User avatar
bengal22
 
Posts: 717
Joined: 3 Dec 2011
Location: Ohio

Re: Get an MBA or Invest?

Postby ClevrChico » Fri Aug 30, 2013 9:11 am

I would make sure the company is paying the cost for you to go back to school. I've never heard of a medium-large company not doing this. Even some retail stores offer tuition reimbursement.

Large banks have a lot of room to negotiate packages, although they can be extremely stingy too. Be firm. :-)
ClevrChico
 
Posts: 199
Joined: 3 Apr 2012

Re: Get an MBA or Invest?

Postby kingjimmy » Fri Aug 30, 2013 9:23 am

I'm definitely passionate about my job and enjoy what I do. It's pretty cool helping people keep their homes who might otherwise lose them to foreclosure. I don't forsee myself changing industries, career paths, or companies anytime soon.

And my company does offer up to $5k a year in tuition reimbursement. But it has to be based on business need.
Jimmy | http://www.bigbadbanker.com
kingjimmy
 
Posts: 76
Joined: 26 Aug 2013
Location: North Carolina

Re: Get an MBA or Invest?

Postby jpkuva » Fri Aug 30, 2013 9:26 am

I don't see pursuing an advanced degree and investing as mutually exclusive, just different investments. When my siblings and I were growing up my Mom would always say "there are two things no one can ever take away from you, your religion and your education". I think you need to consider pursuing an advanced degree as an investment in yourself. Pursue the MBA if this fits into your career goals, manage any related debt as best you can. I paid for my graduate degree out of my own pocket. It absolutely helped me achieve the job I have. Never for a minute do I regret the investment I made, and it's an accomplishment for which I am very proud. I still remember the day I walked across the stage on a rainy day at UVA. My Dad, who never went to college, wept as I received the diploma...this alone was worth the price of tuition. Best of luck.
Last edited by jpkuva on Fri Aug 30, 2013 9:56 am, edited 1 time in total.
jpkuva
 
Posts: 48
Joined: 21 Apr 2008

Re: Get an MBA or Invest?

Postby WendyW » Fri Aug 30, 2013 9:27 am

bengal22 wrote:short answer: MBA will gain you more income than you ever will earn from your investment. i would not delay

I did a fulltime MBA, and between the years of lost salary and tuition, I figure I am in the hole to the tune of $300,000+.

I don't expect that I will ever recover this amount, as my post-MBA job doesn't pay significantly more than my pre-MBA job did.
WendyW
 
Posts: 338
Joined: 8 Dec 2012

Re: Get an MBA or Invest?

Postby simplesimon » Fri Aug 30, 2013 9:40 am

I think you recognize that if you become a commodity, you become expendable. I don't think an MBA on your resume will necessarily improve your position, but it definitely will give you the business education and "more tools in your toolbox" (MBA's love tools) to help you think about the big picture. I agree with an above poster that the education in itself is an investment. I am a very different, more educated person from when I started my MBA and when I finished. I went from healthcare operations to banking and don't regret one minute of it.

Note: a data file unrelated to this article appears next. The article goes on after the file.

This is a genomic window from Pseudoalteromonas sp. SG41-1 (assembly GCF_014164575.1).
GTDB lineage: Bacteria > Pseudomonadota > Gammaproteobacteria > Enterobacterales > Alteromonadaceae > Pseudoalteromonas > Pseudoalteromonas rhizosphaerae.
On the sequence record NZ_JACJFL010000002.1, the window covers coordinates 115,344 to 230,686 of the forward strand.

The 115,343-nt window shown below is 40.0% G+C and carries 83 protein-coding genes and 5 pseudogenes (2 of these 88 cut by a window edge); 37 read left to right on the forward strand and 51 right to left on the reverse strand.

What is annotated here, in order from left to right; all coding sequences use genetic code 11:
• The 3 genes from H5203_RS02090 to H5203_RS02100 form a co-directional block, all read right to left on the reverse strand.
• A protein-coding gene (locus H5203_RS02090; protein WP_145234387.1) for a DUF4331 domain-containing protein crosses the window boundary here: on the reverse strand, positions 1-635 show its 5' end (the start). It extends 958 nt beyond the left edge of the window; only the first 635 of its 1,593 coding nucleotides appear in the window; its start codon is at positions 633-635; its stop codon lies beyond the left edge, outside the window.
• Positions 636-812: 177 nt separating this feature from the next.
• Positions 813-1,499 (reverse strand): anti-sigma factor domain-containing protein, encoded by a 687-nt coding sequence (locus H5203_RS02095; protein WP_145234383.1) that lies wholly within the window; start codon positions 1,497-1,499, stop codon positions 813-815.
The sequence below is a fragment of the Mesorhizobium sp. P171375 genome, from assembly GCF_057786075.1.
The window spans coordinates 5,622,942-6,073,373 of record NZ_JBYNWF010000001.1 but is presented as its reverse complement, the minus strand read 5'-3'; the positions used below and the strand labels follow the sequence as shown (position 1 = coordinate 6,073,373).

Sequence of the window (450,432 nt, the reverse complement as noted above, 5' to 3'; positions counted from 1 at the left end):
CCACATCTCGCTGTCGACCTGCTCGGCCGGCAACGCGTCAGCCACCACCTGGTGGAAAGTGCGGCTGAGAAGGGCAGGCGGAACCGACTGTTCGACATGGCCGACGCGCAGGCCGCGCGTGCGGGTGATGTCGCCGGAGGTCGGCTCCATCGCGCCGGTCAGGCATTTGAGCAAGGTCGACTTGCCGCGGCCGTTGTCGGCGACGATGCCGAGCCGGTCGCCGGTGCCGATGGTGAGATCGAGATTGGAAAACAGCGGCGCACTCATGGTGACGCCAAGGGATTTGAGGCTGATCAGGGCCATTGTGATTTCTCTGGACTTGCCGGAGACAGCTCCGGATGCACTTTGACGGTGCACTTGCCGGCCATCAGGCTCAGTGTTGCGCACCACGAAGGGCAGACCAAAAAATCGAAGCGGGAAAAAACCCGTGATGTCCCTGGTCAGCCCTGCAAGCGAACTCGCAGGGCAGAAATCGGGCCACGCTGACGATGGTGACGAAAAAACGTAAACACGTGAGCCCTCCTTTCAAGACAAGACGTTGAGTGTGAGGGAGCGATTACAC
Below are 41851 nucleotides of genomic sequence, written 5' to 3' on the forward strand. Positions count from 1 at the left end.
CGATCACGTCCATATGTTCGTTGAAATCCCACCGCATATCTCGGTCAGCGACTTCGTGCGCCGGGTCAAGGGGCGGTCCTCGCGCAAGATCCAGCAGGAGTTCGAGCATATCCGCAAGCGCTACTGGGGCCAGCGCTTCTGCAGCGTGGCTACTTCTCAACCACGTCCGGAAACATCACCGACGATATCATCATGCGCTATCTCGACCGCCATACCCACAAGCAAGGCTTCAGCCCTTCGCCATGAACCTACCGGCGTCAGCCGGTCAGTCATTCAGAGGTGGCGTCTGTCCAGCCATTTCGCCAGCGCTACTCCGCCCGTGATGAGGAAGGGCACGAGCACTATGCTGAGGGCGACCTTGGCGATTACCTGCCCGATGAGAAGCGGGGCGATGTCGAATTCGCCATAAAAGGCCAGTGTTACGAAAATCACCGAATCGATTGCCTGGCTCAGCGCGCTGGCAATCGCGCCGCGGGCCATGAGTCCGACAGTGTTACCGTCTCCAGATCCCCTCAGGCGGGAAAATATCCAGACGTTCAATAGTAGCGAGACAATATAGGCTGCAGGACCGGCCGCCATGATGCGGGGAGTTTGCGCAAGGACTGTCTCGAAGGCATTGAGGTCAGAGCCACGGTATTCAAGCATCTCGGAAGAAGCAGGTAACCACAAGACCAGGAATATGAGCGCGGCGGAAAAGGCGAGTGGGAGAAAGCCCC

I also wouldn't rush the decision. 2 years of work experience is well below the average 4-5 years work experience (more for part-time programs) of MBA students.

I have a few friends that are in an MBA leadership program in Charlotte (likely at your bank :P ). It might be worth it to see what people in those programs think of the MBA. On the other hand, if you're getting trained to be management without one then you don't need an MBA! Although I will say that the salaries in these types of programs are over $90k.
simplesimon
 
Posts: 2430
Joined: 25 Feb 2008
Location: Boston, MA

Re: Get an MBA or Invest?

Postby kingjimmy » Fri Aug 30, 2013 9:55 am

It definitely wont' be a rushed decision. It'd probably be another 2-3 years before I apply. By then I should be promoted another position or two within the company. I'm just getting married and will probably wait a year or two before having kids. I would rather have my car paid off, and have my fiancee's car paid off before I begin. As it is, I would need some foundational economics/finances classes before I could even formally take the program. I might look to take those classes at the local community college and see how well I do at those before enrolling in an MBA program. Some of our senior management doesn't have an MBA. They just have just spent a zillion years in the mortgage industry. Most of them at least have an undergraduate degree in some financial/business related field though. But a senior VP I know of doesn't even have an undergraduate degree.... so... it's possible to get pretty far without one. But I know some of our internal job postings definitely require some sort of financial degree to get ahead.